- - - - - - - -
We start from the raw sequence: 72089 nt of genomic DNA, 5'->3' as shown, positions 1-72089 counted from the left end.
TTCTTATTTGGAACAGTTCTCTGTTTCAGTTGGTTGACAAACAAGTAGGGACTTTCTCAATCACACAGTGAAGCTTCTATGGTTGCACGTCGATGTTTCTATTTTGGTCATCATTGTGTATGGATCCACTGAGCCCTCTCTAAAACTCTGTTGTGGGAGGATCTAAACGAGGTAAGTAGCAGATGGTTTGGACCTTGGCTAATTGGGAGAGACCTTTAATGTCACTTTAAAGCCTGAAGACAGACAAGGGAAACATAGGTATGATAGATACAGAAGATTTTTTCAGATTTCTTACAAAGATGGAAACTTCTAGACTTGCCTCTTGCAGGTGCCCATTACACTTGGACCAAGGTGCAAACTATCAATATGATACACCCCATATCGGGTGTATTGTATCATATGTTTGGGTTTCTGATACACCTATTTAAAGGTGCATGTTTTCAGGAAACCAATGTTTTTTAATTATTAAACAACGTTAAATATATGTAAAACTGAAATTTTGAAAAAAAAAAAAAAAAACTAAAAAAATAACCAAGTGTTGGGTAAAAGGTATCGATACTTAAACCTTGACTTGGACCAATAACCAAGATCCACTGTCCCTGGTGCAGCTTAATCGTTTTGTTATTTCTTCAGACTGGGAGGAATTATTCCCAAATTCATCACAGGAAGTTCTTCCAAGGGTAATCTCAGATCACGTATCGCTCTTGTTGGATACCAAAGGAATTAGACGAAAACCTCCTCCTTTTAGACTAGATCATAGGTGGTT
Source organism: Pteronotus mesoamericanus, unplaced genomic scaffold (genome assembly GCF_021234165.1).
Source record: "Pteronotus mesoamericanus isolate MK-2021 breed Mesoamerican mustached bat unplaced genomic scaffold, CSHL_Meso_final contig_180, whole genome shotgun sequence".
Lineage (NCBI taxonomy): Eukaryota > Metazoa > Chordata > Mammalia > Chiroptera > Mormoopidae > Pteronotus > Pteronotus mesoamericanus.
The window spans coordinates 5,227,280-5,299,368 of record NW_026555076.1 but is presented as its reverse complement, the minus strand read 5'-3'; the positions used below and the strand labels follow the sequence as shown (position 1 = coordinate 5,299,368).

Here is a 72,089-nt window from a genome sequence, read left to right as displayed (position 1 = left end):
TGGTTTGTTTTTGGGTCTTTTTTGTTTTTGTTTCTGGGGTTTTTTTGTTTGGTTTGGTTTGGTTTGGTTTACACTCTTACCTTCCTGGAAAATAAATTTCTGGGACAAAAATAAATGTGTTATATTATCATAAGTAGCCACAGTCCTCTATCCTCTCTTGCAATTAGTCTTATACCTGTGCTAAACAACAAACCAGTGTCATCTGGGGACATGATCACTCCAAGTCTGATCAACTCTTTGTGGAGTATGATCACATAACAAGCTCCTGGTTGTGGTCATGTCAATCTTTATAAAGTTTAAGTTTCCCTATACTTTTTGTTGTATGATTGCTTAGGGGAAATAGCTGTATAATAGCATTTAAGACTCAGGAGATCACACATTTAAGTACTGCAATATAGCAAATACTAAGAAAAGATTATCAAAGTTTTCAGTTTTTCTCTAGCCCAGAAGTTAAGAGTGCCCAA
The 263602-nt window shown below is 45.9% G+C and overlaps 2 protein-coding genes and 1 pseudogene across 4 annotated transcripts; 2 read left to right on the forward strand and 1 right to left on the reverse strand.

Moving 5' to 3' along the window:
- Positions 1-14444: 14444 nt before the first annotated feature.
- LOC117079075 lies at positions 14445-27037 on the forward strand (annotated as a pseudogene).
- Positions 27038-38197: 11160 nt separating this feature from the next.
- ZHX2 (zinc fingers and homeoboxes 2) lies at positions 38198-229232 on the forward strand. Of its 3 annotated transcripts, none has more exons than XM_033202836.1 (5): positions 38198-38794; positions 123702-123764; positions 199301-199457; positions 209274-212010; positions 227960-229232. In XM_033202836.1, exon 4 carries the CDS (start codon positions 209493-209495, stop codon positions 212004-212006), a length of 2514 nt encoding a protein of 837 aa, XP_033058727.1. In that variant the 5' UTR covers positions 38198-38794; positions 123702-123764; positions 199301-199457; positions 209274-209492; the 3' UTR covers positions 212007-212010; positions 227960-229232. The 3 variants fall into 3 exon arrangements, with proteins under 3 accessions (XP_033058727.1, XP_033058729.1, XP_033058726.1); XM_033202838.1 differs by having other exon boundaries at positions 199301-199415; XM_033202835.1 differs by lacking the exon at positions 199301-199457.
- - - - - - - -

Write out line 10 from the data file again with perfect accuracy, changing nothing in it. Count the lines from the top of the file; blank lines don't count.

Moving 5' to 3' along the window: